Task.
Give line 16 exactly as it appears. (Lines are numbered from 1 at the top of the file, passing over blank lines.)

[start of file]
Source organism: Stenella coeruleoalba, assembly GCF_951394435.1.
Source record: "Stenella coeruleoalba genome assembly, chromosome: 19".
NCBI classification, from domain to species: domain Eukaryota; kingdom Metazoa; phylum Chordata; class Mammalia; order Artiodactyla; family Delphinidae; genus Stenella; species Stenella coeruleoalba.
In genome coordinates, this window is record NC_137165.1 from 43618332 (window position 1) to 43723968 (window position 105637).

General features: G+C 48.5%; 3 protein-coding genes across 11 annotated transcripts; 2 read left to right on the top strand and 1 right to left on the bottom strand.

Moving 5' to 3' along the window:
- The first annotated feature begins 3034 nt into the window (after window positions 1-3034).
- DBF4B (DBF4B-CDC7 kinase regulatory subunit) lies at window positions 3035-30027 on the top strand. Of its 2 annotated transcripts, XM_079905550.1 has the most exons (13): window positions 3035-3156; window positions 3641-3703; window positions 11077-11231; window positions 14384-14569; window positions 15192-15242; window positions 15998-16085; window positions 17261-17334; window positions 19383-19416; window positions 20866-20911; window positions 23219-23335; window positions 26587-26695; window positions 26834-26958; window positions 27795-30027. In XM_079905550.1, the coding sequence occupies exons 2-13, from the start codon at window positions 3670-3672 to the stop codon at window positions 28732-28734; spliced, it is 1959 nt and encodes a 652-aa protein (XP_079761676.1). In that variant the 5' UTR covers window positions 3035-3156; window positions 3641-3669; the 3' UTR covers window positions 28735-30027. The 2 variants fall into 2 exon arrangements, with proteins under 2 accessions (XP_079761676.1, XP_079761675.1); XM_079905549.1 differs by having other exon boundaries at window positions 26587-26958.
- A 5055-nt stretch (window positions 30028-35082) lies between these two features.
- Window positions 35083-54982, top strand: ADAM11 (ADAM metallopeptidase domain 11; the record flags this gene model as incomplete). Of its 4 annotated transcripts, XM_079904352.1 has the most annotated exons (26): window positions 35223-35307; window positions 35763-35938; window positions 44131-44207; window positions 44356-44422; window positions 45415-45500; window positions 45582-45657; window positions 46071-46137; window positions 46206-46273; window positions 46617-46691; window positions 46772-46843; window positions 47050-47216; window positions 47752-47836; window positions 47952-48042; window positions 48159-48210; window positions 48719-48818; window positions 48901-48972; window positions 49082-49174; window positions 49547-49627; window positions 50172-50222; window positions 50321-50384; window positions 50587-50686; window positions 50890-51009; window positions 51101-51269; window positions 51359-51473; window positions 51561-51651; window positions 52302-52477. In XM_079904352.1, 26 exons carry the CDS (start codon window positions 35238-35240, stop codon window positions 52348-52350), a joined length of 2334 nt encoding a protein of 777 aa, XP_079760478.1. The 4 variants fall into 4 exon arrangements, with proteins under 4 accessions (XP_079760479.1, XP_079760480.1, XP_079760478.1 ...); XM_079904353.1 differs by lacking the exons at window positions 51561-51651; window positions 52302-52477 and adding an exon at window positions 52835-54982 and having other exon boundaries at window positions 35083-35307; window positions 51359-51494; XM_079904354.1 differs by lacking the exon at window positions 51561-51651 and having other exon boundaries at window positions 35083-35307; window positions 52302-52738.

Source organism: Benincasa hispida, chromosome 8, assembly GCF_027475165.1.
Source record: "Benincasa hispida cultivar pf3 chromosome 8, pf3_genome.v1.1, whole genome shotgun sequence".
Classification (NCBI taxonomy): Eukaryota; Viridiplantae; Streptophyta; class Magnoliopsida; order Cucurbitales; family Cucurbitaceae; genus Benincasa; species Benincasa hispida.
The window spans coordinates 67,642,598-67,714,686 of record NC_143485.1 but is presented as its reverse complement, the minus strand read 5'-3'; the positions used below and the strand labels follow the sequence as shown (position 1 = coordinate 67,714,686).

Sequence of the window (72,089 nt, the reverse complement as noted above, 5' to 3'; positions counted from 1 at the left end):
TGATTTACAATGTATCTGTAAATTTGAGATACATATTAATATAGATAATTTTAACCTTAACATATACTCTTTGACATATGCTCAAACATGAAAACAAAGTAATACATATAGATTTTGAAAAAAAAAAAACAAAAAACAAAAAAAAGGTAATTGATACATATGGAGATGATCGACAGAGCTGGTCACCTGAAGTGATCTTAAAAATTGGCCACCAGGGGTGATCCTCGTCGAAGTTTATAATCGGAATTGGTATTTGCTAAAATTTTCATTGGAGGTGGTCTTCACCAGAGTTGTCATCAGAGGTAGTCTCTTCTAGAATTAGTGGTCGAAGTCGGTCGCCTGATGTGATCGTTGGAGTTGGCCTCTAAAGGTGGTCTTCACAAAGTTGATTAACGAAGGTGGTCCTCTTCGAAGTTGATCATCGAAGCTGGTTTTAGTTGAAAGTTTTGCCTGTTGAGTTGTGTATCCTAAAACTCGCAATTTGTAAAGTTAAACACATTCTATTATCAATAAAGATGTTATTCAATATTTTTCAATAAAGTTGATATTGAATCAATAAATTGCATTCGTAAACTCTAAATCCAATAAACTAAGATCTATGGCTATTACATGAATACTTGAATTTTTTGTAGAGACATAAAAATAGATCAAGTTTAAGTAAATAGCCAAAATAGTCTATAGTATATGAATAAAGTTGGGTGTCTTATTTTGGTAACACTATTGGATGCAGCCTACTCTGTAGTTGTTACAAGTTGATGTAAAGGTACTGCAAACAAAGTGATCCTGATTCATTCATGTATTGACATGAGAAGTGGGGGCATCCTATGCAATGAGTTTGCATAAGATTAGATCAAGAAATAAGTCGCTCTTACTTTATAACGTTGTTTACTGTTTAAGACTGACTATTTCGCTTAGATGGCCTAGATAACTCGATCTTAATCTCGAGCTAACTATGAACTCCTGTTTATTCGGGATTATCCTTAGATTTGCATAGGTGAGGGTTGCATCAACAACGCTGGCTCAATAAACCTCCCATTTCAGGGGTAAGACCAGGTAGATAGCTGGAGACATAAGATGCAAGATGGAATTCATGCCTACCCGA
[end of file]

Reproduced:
TGATTTACAATGTATCTGTAAATTTGAGATACATATTAATATAGATAATTTTAACCTTAACATATACTCTTTGACATATGCTCAAACATGAAAACAAAGTAATACATATAGATTTTGAAAAAAAAAAAACAAAAAACAAAAAAAAGGTAATTGATACATATGGAGATGATCGACAGAGCTGGTCACCTGAAGTGATCTTAAAAATTGGCCACCAGGGGTGATCCTCGTCGAAGTTTATAATCGGAATTGGTATTTGCTAAAATTTTCATTGGAGGTGGTCTTCACCAGAGTTGTCATCAGAGGTAGTCTCTTCTAGAATTAGTGGTCGAAGTCGGTCGCCTGATGTGATCGTTGGAGTTGGCCTCTAAAGGTGGTCTTCACAAAGTTGATTAACGAAGGTGGTCCTCTTCGAAGTTGATCATCGAAGCTGGTTTTAGTTGAAAGTTTTGCCTGTTGAGTTGTGTATCCTAAAACTCGCAATTTGTAAAGTTAAACACATTCTATTATCAATAAAGATGTTATTCAATATTTTTCAATAAAGTTGATATTGAATCAATAAATTGCATTCGTAAACTCTAAATCCAATAAACTAAGATCTATGGCTATTACATGAATACTTGAATTTTTTGTAGAGACATAAAAATAGATCAAGTTTAAGTAAATAGCCAAAATAGTCTATAGTATATGAATAAAGTTGGGTGTCTTATTTTGGTAACACTATTGGATGCAGCCTACTCTGTAGTTGTTACAAGTTGATGTAAAGGTACTGCAAACAAAGTGATCCTGATTCATTCATGTATTGACATGAGAAGTGGGGGCATCCTATGCAATGAGTTTGCATAAGATTAGATCAAGAAATAAGTCGCTCTTACTTTATAACGTTGTTTACTGTTTAAGACTGACTATTTCGCTTAGATGGCCTAGATAACTCGATCTTAATCTCGAGCTAACTATGAACTCCTGTTTATTCGGGATTATCCTTAGATTTGCATAGGTGAGGGTTGCATCAACAACGCTGGCTCAATAAACCTCCCATTTCAGGGGTAAGACCAGGTAGATAGCTGGAGACATAAGATGCAAGATGGAATTCATGCCTACCCGA